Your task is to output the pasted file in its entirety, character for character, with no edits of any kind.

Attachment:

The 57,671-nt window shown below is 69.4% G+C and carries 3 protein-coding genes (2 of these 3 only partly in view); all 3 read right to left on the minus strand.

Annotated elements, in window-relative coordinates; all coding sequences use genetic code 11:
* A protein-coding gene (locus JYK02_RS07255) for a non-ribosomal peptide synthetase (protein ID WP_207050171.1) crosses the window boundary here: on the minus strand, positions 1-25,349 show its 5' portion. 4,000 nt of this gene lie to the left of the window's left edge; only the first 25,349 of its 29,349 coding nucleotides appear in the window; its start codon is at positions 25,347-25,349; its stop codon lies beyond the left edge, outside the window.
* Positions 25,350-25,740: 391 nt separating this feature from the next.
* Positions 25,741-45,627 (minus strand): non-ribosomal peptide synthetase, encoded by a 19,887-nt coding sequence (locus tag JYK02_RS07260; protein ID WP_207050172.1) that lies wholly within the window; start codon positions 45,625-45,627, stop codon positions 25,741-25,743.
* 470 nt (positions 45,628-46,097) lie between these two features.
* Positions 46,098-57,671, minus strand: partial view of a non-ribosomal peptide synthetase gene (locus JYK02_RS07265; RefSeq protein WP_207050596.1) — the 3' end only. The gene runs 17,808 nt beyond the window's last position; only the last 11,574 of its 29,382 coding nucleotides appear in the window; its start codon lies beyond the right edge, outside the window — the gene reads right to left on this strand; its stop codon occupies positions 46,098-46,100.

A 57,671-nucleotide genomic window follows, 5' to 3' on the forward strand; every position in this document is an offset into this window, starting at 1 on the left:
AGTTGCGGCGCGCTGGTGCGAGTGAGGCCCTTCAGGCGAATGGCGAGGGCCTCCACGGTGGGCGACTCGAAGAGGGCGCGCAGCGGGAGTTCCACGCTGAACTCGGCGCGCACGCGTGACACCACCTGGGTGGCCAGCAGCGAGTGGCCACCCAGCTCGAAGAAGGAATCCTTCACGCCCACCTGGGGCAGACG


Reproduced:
The 57,671-nt window shown below is 69.4% G+C and carries 3 protein-coding genes (2 of these 3 only partly in view); all 3 read right to left on the minus strand.

Annotated elements, in window-relative coordinates; all coding sequences use genetic code 11:
* A protein-coding gene (locus JYK02_RS07255) for a non-ribosomal peptide synthetase (protein ID WP_207050171.1) crosses the window boundary here: on the minus strand, positions 1-25,349 show its 5' portion. 4,000 nt of this gene lie to the left of the window's left edge; only the first 25,349 of its 29,349 coding nucleotides appear in the window; its start codon is at positions 25,347-25,349; its stop codon lies beyond the left edge, outside the window.
* Positions 25,350-25,740: 391 nt separating this feature from the next.
* Positions 25,741-45,627 (minus strand): non-ribosomal peptide synthetase, encoded by a 19,887-nt coding sequence (locus tag JYK02_RS07260; protein ID WP_207050172.1) that lies wholly within the window; start codon positions 45,625-45,627, stop codon positions 25,741-25,743.
* 470 nt (positions 45,628-46,097) lie between these two features.
* Positions 46,098-57,671, minus strand: partial view of a non-ribosomal peptide synthetase gene (locus JYK02_RS07265; RefSeq protein WP_207050596.1) — the 3' end only. The gene runs 17,808 nt beyond the window's last position; only the last 11,574 of its 29,382 coding nucleotides appear in the window; its start codon lies beyond the right edge, outside the window — the gene reads right to left on this strand; its stop codon occupies positions 46,098-46,100.

A 57,671-nucleotide genomic window follows, 5' to 3' on the forward strand; every position in this document is an offset into this window, starting at 1 on the left:
AGTTGCGGCGCGCTGGTGCGAGTGAGGCCCTTCAGGCGAATGGCGAGGGCCTCCACGGTGGGCGACTCGAAGAGGGCGCGCAGCGGGAGTTCCACGCTGAACTCGGCGCGCACGCGTGACACCACCTGGGTGGCCAGCAGCGAGTGGCCACCCAGCTCGAAGAAGGAATCCTTCACGCCCACCTGGGGCAGACG